The Queen’s Gambit: The Shows I Binged in the 2020 Pandemic

This post is part 4 of 5 in the series:
The Shows I Binged in the 2020 Pandemic

I’m going to start this one off with a bold statement.

Anya Taylor Joy is the most beautiful woman I’ve seen since the first season of Game of Thrones when I perished at the sign of Emilia Clarke as Daenerys. Just… look at this ethereal fairy princess and try not to shed a tear.

If for no other reason – watch The Queen’s Gambit just for Anya Taylor Joy’s exquisitely expressive face and jaw-dropping delivery of the complicated character that is Beth Harmon.

Twitter: anya taylor joy

Now that we’ve gotten that out of the way let’s get into the (slightly) less pressing commentary.

The Queen’s Gambit is a Netflix original miniseries that centres around Beth Harmon. A world chess prodigy who came up from her dreary orphaned childhood to become a grandmaster at age 20, beautifully played by the stunning Anya Taylor-Joy, as mentioned earlier. While her story vaguely resembles another prominent chess player at that time, there was no female grandmaster with whom Beth’s story resembled.

It’s primarily set in the ’60s, but the visuals and aesthetic changes that occur throughout those 7 episodes are beyond encapsulating. I’d watch this show, regardless of the quality of its plot, if only for the visual experience of seeing something so interesting and beautiful.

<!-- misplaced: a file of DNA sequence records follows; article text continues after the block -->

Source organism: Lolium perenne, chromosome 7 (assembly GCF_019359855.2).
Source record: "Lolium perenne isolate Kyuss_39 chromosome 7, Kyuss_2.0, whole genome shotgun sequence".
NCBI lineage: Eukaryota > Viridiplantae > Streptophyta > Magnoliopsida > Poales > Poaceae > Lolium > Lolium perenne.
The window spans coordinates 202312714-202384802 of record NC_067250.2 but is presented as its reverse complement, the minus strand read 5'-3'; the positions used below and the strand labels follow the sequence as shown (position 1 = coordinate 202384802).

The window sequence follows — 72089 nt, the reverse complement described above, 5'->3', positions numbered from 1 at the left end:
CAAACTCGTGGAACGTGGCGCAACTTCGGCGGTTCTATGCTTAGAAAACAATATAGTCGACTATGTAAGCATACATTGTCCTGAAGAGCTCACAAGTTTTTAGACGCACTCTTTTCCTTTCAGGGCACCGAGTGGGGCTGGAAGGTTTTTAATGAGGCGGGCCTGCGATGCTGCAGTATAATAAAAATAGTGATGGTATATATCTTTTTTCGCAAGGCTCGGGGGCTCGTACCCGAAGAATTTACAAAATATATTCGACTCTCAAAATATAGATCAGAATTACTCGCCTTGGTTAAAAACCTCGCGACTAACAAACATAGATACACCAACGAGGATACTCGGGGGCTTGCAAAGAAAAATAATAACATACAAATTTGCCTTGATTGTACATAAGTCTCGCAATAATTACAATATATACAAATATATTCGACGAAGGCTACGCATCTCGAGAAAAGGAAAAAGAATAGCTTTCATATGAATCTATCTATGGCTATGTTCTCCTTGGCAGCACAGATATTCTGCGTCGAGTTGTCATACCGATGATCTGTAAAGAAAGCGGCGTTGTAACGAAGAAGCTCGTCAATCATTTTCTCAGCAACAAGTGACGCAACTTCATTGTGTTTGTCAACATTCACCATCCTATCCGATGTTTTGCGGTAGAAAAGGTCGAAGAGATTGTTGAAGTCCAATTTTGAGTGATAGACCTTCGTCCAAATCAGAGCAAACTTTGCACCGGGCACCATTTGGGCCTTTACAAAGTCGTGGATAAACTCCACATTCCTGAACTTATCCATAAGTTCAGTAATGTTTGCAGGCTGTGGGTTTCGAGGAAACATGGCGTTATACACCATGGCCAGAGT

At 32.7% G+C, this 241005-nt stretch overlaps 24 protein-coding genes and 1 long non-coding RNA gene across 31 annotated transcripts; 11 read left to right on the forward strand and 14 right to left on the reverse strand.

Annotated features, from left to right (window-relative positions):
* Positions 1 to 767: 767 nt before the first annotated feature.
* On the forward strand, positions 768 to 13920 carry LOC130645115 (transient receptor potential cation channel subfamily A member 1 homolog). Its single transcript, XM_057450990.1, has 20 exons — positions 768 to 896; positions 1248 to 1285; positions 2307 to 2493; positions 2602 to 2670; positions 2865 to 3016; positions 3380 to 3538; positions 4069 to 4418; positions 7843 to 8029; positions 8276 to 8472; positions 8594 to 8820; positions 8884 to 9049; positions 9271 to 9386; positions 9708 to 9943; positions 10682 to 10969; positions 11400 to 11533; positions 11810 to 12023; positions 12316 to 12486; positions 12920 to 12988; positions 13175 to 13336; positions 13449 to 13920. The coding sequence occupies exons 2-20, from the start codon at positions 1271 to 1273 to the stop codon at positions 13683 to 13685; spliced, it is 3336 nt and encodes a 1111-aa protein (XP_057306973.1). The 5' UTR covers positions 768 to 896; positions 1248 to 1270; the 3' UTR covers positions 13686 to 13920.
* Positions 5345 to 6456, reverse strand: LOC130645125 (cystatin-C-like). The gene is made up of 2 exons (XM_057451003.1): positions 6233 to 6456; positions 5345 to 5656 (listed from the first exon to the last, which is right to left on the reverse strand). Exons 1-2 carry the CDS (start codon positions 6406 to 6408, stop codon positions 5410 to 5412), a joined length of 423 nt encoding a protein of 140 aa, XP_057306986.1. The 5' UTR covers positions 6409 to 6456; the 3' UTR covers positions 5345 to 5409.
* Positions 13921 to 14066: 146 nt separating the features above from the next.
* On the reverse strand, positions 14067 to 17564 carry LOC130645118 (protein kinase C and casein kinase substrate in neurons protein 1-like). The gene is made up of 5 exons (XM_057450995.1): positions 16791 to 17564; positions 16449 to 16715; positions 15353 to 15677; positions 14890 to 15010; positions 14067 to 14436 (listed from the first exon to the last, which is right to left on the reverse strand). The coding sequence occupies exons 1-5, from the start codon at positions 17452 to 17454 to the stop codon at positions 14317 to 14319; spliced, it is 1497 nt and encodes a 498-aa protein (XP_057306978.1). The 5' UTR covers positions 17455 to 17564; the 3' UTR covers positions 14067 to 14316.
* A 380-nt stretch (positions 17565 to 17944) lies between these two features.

You wouldn’t expect a show about chess to be at all interesting from the perspective of those without knowledge of the game. I, for one, cannot play chess by any means. You could put a chessboard in front of me and tell me all the rules, and I’d pull out a set of dice and start moving around the board like a game of monopoly. What makes this show interesting isn’t the chess aspect, per se. I think the depth of Beth as a character is developed so thoughtfully that regardless of your interest base, you can identify in some facet or another. It’s very hard not to become emotionally invested in the life of this character.

The show touches sensitively and meaningfully on several issues, from substance abuse to perfectionism/fear of failure to (obviously) matters of gender discrimination. It does so without sacrificing the character development of the less dominant characters, too, which I appreciate. I love that the writers could deliver a well-written multifaceted female lead whose ‘strength’ is not drawn from some traumatic, violent event perpetrated against her by a man. There are very few other female leads for whom I could say the same.

The relationships that Beth shares throughout the series are what makes The Queen’s Gambit such an engaging watch. The friendship she forms in the orphanage with Mr Shaibel and Jolene, her relationship with her adoptive mother and numerous relationships which blur the lines between romance and rivalry form the interestingly uncharismatic protagonist that is Beth Harmon.

I will say, I wish it were 2010, if only for a fun Twilight-style fan-base divide regarding Beth’s romantic fate. As pointless as it may be, I want to know how many people are team Townes, how many are team Benny, how many are team Harry, and how many are just happy that there could have possibly been a team Cleo? Personally, I identify as a team Benny with a team Townes moon.

Unfortunately, the book that the series is based on finds its end where the show does. There’s not more content to work with for a possible season two. However, both the cast and the creators have expressed a willingness to renew the series, so we may or may not be in luck.